NHL Notebook: A look at Derek Ryan’s contract he negotiated himself, former Edmonton Oilers prospect Noah Philp releases statement after retirement, and more
Photo credit:Perry Nelson-USA TODAY Sports
By Zach Laing3 months ago
Agents are overrated, right?
Well according to Derek Ryan, they must be.
The journeyman forward re-signed with the Edmonton Oilers yesterday inking a two-year, $900,000 AAV deal that, as reported by cap resource site PuckPedia, was negotiated by himself.
It’s not often you see professional athletes do this, but all the power to Ryan. As part of the deal, he will earn a $775,000 salary and a $125,000 signing bonus in year one of the deal, and a $900,000 salary. There are no movement clauses involved in the deal.
Ryan told 630 CHED’s Bob Stauffer Tuesday that he’d ” like nothing more than to finish out my career hoisting a Cup as an Edmonton Oiler and that’s what I want to do.”
Philp releases statement
Former Edmonton Oilers forward Noah Philp released a statement on Wednesday evening hours after news broke of his retirement.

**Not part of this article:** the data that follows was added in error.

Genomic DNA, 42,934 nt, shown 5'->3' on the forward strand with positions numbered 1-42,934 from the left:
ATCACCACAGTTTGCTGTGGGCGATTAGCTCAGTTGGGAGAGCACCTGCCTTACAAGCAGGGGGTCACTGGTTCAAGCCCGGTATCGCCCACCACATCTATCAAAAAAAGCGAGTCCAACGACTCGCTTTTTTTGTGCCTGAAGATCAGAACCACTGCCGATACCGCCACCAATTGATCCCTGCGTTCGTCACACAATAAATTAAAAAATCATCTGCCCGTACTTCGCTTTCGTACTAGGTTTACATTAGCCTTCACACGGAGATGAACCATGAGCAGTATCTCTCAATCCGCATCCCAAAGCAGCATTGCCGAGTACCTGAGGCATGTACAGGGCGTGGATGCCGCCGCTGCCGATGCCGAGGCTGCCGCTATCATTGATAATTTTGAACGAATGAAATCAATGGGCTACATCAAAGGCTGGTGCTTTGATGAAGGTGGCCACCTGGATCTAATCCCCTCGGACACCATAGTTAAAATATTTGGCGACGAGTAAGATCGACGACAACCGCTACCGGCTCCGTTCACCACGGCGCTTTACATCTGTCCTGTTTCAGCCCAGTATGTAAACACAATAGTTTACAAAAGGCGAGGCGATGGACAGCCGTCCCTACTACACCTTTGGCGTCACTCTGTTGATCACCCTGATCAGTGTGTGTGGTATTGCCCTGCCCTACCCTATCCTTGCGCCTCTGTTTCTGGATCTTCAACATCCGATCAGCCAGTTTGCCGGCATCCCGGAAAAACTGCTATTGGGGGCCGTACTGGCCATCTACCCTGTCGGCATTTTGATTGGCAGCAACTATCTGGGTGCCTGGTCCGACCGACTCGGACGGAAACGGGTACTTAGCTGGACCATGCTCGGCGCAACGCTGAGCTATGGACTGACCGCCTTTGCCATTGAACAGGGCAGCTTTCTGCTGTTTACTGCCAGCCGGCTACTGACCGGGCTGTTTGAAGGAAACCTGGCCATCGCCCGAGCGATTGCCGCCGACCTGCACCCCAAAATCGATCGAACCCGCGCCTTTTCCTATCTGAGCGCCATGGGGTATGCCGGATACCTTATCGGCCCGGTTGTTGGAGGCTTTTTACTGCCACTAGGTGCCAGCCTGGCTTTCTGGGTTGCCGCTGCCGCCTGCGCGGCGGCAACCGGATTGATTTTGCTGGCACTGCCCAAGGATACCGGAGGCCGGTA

In a statement released through the Oilers’ AHL affiliate Bakersfield Condors, Philp said that he was stepping away to focus on life beyond hockey.
“I want to start off by thanking the Edmonton Oilers and Bakersfield Condors,” Philp said. “The treatment of players and overall atmosphere they’ve created is amazing. I have nothing but respect for everyone within both organizations and I’ll always be grateful for the opportunity I received.
“I’m at a time in my life where I want to focus on things outside the realm of hockey. I’m doing well and wish all the best to the players, coaches and staff in Bakersfield and in Edmonton.”
The Canmore, Alta. native joined the Oilers ahead of last season signing a one-year contract with the club after attending the University of Alberta.
Philp, 24, appeared in 70 games with the AHL Condors this past season scoring 19 goals and 37 points.
THE NHL NOTEBOOK IS PRESENTED BY BETWAY
Bright future in Florida
The Florida Panthers fell to the Vegas Golden Knights in the Stanley Cup Finals dropping game five Tuesday, but the future could be bright for hte Cats.
On Wednesday’s edition of Daily Faceoff Live, Tyler Yaremchuk and Frank Seravalli spoke about what’s next for the team decimated by injuries: